Ulcerative Colitis Remedy / Remission Idea

Remedy Ideas

Regime that has helped UCer remain med free

Thanks to Tiffany L

I noticed a post by Tiffany that I thought would help and encourage other UCers; I'm pleased she has sent me such an indepth report on her Colitis regime. Apart from giving us ideas that we may not have tried, it also gives Colitis sufferers an insight into finding a regime that works.

Around 85% of Tiffany's diet is within the SCD (Specific Carbohydrate Diet) boundaries along with some supplements. Like many UCers she tends to eat similar foods most of the time, although there's a wide enough selection to change things and keep it interesting (and healthy).

Personally, I believe having a positive attitude (and some courage) is a great help when trying different diets - otherwise, it can be easy to become despondent when certains things don't work. Fortunately Tiffany believed 100% that she could heal herself naturally.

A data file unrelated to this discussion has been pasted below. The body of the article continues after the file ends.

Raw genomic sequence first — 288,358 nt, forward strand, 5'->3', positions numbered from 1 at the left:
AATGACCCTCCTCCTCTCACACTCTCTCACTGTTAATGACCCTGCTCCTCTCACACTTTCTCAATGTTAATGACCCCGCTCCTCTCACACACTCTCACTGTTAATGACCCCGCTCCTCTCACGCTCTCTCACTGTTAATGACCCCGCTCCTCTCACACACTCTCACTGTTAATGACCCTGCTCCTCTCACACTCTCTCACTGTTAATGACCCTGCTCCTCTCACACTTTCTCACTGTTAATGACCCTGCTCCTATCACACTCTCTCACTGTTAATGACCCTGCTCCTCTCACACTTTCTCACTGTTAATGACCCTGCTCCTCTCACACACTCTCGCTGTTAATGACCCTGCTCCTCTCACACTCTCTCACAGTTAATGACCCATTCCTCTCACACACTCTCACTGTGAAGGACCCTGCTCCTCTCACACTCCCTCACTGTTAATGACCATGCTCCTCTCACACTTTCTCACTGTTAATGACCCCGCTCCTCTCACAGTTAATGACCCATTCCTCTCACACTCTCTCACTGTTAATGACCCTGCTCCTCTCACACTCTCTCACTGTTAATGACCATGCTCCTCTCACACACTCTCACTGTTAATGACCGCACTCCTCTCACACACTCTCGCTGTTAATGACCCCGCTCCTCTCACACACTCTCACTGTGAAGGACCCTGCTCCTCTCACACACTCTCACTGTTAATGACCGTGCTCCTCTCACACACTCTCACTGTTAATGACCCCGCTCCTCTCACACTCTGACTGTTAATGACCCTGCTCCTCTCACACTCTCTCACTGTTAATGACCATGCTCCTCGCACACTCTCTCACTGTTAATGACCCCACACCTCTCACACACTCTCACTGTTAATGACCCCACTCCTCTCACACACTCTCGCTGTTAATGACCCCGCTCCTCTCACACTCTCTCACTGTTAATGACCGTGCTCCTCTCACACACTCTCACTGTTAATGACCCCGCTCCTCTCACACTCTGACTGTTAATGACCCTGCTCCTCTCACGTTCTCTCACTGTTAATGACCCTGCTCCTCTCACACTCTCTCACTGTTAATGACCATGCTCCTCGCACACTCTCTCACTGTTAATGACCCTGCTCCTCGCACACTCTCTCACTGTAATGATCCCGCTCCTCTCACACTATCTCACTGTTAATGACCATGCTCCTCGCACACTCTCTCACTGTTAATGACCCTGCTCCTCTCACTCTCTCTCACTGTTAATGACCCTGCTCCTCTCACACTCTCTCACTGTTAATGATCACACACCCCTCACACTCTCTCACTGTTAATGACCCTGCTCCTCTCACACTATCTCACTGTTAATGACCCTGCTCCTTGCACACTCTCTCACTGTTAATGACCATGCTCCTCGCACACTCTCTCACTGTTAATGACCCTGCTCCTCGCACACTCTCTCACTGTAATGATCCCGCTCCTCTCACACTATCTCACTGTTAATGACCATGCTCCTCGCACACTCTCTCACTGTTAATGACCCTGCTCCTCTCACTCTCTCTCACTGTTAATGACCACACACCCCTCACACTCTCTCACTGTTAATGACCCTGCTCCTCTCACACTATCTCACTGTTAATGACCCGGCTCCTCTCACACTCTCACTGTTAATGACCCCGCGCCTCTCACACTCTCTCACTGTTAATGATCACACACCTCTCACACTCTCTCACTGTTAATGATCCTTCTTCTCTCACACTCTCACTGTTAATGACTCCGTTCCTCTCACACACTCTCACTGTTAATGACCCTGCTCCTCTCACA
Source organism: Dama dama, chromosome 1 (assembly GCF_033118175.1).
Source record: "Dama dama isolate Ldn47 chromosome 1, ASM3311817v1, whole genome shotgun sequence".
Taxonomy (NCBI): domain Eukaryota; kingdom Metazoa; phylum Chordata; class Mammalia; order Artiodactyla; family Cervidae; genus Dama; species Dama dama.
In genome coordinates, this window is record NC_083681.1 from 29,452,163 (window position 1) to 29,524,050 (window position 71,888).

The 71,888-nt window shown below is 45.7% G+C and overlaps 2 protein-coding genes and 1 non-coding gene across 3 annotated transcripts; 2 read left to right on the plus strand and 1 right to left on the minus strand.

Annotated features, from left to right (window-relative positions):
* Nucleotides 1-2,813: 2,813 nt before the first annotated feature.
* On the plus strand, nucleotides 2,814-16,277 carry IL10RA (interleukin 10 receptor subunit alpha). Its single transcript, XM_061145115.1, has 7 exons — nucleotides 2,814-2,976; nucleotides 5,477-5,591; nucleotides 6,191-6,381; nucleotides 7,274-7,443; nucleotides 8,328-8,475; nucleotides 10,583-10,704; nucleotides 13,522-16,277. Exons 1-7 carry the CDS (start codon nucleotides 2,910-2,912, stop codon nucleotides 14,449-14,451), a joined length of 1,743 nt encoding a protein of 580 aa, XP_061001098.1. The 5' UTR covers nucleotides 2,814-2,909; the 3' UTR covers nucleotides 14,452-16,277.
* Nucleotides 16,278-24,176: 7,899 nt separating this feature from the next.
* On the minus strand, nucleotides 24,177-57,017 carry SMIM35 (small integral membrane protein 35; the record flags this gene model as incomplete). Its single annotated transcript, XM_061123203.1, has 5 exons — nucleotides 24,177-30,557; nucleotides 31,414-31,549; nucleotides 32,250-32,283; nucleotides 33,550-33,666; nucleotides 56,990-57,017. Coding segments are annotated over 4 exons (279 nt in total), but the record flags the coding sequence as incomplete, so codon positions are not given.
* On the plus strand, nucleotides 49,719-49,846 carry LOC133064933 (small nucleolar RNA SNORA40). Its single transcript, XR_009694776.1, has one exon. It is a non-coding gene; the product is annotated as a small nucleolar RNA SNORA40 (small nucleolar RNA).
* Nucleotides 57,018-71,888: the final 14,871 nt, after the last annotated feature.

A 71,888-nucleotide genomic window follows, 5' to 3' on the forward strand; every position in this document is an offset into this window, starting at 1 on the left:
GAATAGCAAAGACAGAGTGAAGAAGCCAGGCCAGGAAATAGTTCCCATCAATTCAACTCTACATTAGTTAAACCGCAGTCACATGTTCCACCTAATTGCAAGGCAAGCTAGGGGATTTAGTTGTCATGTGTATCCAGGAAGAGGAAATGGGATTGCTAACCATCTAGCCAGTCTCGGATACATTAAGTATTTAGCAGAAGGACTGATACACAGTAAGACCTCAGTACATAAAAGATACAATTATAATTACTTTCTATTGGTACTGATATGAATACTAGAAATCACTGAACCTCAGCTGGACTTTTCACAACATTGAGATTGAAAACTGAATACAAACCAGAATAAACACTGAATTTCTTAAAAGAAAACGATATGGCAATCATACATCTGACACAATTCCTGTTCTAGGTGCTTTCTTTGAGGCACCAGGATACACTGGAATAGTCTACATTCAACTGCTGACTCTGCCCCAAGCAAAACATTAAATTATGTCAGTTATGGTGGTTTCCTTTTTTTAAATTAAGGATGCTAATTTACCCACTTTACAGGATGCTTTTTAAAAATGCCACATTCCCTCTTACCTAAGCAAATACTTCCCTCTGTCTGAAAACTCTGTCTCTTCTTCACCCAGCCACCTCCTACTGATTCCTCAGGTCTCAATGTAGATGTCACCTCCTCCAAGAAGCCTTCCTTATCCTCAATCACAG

She decided to research and try different diets when she began flaring on completion of a course of steroids and her medical insurance ran out. Starting with the Paleo (Paleolithic) diet (also referred to as the caveman diet or hunter-gatherer diet) which showed some improvements but Tiffany admits she cheated on the diet on occasions such as eating out etc.

A few weeks later Tiffany discovered SCD which resonated with her so she decided to try it and stick to it more strictly. She skipped the initial 'chicken broth' stage and with elimination she eventually remained on a diet of only banana pancakes, chicken, kale, provolone cheese and tomato sauce for 3 months. I think most UCers can relate to sticking to one diet for weeks on end in an effort to stay away from Colitis symptoms!